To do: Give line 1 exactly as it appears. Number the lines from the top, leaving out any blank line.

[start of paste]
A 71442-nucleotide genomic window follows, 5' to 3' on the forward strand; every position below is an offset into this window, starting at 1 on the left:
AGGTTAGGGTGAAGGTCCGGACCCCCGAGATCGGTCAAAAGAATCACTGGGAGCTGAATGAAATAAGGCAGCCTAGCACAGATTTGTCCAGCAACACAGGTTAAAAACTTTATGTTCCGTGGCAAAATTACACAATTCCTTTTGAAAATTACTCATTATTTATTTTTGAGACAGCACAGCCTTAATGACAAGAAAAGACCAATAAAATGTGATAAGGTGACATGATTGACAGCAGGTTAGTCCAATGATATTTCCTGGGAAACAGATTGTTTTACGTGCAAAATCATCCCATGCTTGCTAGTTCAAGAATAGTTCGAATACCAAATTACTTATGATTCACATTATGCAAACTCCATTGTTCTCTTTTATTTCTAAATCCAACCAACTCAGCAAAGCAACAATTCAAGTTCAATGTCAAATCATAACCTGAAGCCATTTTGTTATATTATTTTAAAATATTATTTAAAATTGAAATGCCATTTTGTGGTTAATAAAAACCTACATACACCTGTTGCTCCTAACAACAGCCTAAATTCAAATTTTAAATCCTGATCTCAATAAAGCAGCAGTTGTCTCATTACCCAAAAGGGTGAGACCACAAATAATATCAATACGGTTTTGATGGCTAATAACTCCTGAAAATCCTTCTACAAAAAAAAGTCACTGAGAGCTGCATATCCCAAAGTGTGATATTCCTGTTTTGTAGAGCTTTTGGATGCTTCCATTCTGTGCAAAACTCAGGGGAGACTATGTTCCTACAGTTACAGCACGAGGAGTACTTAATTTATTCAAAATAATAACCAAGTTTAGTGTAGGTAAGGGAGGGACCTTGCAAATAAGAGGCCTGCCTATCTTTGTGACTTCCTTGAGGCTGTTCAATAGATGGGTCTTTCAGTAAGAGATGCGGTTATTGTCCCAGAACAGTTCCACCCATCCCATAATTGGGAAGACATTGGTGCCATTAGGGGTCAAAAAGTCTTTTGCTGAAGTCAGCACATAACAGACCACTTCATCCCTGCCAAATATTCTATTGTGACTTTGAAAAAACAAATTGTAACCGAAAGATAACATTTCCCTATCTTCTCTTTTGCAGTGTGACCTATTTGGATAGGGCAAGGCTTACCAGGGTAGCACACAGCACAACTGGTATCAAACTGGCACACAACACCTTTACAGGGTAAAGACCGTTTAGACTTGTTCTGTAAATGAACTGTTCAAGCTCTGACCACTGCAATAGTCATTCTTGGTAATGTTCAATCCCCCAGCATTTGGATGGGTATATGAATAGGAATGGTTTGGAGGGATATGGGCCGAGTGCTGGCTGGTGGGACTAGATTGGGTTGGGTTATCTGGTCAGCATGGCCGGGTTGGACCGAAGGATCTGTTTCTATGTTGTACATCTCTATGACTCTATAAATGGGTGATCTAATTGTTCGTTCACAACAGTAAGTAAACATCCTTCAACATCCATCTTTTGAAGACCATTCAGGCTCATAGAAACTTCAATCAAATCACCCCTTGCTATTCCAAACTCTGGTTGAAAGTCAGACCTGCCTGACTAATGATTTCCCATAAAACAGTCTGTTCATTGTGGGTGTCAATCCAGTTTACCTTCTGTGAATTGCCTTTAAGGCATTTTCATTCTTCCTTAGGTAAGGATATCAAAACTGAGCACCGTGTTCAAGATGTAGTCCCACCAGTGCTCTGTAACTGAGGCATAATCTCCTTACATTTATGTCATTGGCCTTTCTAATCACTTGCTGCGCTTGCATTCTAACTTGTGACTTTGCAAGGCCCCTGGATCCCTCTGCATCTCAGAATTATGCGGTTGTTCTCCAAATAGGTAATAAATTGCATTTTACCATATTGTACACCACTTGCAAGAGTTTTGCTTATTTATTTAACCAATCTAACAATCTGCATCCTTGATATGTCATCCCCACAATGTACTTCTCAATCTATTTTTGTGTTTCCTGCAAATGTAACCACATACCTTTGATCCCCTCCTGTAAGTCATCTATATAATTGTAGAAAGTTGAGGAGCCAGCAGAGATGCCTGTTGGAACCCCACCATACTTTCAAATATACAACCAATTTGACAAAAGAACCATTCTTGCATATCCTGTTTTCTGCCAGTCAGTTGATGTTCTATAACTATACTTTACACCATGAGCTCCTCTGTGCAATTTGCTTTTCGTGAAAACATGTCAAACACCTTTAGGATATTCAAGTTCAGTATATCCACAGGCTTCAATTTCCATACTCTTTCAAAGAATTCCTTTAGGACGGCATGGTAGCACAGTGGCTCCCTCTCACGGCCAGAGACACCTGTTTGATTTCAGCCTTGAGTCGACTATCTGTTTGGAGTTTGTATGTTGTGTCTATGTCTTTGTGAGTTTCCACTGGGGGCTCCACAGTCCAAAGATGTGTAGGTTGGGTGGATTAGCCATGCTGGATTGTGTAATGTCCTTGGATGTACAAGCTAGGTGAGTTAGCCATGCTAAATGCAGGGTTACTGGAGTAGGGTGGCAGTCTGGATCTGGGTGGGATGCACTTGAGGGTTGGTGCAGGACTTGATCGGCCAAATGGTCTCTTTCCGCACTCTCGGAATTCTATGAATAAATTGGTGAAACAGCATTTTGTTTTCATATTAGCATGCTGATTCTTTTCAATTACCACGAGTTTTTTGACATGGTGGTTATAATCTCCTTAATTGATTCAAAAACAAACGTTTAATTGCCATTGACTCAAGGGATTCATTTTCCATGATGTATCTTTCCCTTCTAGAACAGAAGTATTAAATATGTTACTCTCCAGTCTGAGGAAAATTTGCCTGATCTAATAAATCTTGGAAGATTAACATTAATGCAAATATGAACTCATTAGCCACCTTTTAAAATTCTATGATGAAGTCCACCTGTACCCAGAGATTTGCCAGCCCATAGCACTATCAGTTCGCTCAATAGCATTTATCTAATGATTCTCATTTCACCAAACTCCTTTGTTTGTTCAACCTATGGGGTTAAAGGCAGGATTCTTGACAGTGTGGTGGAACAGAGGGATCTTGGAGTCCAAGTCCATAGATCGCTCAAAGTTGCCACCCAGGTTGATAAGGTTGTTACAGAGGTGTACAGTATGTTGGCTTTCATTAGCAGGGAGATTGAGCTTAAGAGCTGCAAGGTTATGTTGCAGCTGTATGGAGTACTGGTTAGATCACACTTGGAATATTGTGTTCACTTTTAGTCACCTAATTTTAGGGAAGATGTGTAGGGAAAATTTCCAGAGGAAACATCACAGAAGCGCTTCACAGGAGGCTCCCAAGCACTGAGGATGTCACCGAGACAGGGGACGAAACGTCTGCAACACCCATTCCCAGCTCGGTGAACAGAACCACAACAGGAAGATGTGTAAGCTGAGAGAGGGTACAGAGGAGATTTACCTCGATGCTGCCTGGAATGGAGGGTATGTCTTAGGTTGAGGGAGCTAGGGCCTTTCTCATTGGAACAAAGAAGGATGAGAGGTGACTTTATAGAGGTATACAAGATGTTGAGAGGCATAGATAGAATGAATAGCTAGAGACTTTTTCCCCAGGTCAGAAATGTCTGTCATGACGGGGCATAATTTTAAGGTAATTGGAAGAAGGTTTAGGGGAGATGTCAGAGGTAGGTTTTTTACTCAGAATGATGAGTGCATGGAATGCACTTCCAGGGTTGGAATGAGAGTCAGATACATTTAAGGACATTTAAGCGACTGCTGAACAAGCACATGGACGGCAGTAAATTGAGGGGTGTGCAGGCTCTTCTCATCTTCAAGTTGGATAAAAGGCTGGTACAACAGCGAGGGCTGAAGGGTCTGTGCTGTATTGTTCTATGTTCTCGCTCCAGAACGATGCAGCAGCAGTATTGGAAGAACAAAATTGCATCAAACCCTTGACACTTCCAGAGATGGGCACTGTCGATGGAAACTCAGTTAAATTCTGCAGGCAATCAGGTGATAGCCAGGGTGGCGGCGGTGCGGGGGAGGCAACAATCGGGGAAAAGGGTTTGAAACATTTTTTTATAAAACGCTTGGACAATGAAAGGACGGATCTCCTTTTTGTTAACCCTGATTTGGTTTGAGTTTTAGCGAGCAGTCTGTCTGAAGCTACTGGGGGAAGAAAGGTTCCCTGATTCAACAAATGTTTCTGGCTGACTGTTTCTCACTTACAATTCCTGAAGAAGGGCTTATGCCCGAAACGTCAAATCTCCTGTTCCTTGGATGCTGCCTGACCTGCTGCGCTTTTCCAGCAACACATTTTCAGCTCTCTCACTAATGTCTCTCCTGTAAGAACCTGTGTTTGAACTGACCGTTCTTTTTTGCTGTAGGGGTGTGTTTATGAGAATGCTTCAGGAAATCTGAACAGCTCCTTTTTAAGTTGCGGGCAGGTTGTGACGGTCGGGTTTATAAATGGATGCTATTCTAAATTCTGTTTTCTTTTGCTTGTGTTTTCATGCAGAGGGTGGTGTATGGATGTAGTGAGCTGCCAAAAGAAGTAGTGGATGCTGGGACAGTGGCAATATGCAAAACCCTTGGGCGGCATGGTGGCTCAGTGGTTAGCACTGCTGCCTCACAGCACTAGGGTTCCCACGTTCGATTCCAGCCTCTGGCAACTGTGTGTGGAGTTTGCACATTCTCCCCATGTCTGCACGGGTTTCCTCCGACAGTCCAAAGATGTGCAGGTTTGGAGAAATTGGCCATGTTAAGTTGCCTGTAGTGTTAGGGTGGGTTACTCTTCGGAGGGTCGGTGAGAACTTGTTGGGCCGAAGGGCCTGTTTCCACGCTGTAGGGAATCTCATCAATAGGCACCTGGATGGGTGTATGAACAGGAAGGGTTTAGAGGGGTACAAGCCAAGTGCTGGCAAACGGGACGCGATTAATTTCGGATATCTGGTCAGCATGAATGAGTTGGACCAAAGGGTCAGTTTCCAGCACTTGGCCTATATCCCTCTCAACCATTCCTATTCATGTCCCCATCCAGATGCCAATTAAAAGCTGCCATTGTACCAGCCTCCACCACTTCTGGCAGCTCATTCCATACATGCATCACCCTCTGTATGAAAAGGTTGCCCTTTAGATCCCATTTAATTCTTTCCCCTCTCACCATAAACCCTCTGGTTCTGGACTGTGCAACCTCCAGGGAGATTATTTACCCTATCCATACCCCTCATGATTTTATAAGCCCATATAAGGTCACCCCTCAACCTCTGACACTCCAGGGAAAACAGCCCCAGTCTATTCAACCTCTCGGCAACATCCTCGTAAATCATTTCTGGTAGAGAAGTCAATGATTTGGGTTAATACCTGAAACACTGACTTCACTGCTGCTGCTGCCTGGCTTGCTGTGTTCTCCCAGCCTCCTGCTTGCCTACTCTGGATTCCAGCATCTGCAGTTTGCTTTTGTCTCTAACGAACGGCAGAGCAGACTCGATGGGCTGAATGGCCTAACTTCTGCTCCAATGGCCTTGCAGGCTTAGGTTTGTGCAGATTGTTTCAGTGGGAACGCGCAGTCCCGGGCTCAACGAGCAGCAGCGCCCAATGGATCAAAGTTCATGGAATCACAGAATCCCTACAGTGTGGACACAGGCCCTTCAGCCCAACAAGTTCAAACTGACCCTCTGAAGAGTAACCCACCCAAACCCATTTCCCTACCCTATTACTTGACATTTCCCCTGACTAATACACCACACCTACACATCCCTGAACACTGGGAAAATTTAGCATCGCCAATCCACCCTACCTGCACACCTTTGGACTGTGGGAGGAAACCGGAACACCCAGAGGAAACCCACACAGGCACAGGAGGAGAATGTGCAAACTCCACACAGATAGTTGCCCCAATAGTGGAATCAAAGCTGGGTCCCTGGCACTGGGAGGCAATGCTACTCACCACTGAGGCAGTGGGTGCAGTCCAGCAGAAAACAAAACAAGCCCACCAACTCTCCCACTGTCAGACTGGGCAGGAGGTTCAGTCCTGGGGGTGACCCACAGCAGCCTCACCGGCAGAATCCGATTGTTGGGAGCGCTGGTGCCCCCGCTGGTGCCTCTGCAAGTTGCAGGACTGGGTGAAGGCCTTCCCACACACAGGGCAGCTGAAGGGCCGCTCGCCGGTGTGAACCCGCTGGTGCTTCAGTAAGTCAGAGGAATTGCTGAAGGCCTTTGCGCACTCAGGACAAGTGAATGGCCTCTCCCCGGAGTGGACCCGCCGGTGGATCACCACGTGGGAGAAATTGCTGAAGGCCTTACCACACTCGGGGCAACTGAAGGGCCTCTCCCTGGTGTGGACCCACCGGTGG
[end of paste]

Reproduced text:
A 71442-nucleotide genomic window follows, 5' to 3' on the forward strand; every position below is an offset into this window, starting at 1 on the left: